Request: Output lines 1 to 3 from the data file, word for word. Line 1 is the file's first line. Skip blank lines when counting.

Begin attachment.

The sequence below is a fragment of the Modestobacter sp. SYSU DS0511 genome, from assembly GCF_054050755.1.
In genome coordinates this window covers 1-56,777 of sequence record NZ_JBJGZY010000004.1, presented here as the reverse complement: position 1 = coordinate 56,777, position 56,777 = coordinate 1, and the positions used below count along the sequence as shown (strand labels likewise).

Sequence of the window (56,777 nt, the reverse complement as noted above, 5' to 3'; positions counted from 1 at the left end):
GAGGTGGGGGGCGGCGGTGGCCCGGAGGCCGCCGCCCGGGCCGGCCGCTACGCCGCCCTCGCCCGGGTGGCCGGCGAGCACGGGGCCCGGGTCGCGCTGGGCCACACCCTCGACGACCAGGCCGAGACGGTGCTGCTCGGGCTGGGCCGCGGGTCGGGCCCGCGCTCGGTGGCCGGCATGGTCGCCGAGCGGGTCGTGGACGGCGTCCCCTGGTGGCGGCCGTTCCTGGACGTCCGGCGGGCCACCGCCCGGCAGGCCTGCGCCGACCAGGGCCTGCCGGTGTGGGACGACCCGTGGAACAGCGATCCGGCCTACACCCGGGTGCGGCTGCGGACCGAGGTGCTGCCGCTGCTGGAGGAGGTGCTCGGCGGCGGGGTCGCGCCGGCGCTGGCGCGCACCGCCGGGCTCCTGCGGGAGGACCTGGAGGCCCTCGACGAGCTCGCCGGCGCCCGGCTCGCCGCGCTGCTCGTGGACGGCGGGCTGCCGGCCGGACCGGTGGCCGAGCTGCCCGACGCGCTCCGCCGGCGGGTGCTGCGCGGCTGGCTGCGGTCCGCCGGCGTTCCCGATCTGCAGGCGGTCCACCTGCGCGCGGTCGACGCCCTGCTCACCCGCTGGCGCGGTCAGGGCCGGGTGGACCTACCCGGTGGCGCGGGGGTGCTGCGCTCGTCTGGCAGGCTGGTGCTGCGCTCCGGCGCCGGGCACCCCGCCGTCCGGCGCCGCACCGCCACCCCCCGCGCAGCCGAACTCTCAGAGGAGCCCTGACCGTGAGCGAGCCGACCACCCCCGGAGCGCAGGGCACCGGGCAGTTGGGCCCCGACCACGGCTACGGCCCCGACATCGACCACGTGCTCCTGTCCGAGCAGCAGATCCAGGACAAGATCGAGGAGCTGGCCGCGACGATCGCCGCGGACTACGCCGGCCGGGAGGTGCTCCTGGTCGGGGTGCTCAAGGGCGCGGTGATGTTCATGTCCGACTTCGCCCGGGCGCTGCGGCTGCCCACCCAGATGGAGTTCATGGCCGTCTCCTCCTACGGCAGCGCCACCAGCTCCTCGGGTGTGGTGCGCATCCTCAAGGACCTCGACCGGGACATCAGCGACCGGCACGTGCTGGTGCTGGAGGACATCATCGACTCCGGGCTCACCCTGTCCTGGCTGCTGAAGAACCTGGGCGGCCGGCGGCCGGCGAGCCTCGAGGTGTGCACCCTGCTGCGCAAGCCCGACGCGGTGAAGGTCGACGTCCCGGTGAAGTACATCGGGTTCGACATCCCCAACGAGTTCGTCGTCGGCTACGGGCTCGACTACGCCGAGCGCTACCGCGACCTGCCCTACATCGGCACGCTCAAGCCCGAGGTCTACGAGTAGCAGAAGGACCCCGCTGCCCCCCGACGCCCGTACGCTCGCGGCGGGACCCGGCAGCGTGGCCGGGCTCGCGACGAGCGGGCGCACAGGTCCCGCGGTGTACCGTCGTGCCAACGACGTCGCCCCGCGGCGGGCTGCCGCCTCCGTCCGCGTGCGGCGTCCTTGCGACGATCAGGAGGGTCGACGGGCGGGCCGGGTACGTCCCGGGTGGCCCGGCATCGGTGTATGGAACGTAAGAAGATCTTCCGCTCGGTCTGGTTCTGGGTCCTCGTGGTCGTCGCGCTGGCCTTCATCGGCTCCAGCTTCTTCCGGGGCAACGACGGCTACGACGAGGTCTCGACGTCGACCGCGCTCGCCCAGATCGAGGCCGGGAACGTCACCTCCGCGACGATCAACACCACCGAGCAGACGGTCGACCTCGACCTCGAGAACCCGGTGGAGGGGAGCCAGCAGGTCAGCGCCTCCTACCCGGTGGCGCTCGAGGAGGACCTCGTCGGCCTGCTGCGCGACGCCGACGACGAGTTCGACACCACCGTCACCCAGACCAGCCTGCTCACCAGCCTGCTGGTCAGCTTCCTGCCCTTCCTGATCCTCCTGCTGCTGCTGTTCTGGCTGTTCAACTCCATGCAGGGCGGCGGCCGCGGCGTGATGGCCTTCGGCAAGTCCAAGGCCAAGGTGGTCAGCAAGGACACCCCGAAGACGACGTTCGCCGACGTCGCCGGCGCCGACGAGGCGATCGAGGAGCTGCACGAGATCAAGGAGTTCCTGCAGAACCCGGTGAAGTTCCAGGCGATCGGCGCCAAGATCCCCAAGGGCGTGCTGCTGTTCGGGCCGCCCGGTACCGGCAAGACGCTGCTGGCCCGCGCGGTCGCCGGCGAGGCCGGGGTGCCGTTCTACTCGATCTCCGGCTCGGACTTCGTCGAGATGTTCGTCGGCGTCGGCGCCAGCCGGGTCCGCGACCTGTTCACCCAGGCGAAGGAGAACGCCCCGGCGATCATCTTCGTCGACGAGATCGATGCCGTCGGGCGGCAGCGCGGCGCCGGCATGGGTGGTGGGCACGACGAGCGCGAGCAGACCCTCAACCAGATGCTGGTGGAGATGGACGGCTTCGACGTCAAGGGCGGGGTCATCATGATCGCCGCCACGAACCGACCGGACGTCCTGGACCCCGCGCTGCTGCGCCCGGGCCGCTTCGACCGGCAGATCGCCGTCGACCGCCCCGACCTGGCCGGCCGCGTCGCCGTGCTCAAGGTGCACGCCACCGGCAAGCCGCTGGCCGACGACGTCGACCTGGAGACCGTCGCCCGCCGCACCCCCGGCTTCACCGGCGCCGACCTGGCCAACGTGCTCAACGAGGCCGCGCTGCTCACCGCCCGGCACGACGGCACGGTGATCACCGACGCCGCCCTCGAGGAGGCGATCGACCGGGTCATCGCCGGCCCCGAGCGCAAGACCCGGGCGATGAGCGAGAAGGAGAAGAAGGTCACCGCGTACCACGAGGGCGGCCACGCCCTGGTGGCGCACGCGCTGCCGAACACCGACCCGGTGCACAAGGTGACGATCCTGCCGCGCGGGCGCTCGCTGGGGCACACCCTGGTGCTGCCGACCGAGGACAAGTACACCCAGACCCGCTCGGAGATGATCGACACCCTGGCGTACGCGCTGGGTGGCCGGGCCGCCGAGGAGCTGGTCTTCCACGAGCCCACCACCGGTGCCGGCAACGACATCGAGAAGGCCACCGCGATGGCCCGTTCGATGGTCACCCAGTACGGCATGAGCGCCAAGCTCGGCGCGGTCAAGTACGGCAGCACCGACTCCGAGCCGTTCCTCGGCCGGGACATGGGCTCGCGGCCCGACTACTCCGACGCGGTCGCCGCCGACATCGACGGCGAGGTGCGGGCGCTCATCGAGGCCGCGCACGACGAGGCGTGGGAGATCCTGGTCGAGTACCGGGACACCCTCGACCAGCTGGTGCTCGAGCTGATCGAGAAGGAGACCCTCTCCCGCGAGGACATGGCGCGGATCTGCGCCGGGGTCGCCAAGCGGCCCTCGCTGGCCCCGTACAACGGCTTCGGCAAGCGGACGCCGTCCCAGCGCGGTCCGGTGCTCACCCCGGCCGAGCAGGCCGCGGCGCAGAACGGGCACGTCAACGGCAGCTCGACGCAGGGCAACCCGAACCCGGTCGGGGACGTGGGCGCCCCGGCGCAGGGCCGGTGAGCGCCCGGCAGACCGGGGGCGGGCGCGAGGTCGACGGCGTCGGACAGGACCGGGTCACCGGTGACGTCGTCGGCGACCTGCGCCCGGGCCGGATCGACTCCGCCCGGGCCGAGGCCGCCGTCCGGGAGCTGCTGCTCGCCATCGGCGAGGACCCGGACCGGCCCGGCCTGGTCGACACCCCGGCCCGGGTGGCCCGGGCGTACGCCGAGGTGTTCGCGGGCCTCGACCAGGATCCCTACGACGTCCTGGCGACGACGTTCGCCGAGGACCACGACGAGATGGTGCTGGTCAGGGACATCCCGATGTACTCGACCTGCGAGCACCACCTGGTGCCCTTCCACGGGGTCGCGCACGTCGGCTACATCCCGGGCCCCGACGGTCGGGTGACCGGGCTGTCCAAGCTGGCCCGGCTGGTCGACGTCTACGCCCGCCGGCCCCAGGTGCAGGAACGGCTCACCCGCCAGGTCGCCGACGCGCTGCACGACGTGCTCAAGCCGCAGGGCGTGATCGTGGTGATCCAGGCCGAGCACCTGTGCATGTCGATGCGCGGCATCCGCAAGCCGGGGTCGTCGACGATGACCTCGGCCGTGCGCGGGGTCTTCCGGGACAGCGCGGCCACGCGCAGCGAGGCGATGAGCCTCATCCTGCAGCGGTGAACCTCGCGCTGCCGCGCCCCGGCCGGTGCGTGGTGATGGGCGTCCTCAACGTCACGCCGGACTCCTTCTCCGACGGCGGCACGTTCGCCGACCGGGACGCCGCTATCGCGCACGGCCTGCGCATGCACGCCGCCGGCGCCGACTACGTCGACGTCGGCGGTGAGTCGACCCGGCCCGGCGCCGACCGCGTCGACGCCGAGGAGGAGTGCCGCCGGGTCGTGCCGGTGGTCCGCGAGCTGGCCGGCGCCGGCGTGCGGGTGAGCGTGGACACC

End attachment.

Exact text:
The sequence below is a fragment of the Modestobacter sp. SYSU DS0511 genome, from assembly GCF_054050755.1.
In genome coordinates this window covers 1-56,777 of sequence record NZ_JBJGZY010000004.1, presented here as the reverse complement: position 1 = coordinate 56,777, position 56,777 = coordinate 1, and the positions used below count along the sequence as shown (strand labels likewise).

Sequence of the window (56,777 nt, the reverse complement as noted above, 5' to 3'; positions counted from 1 at the left end):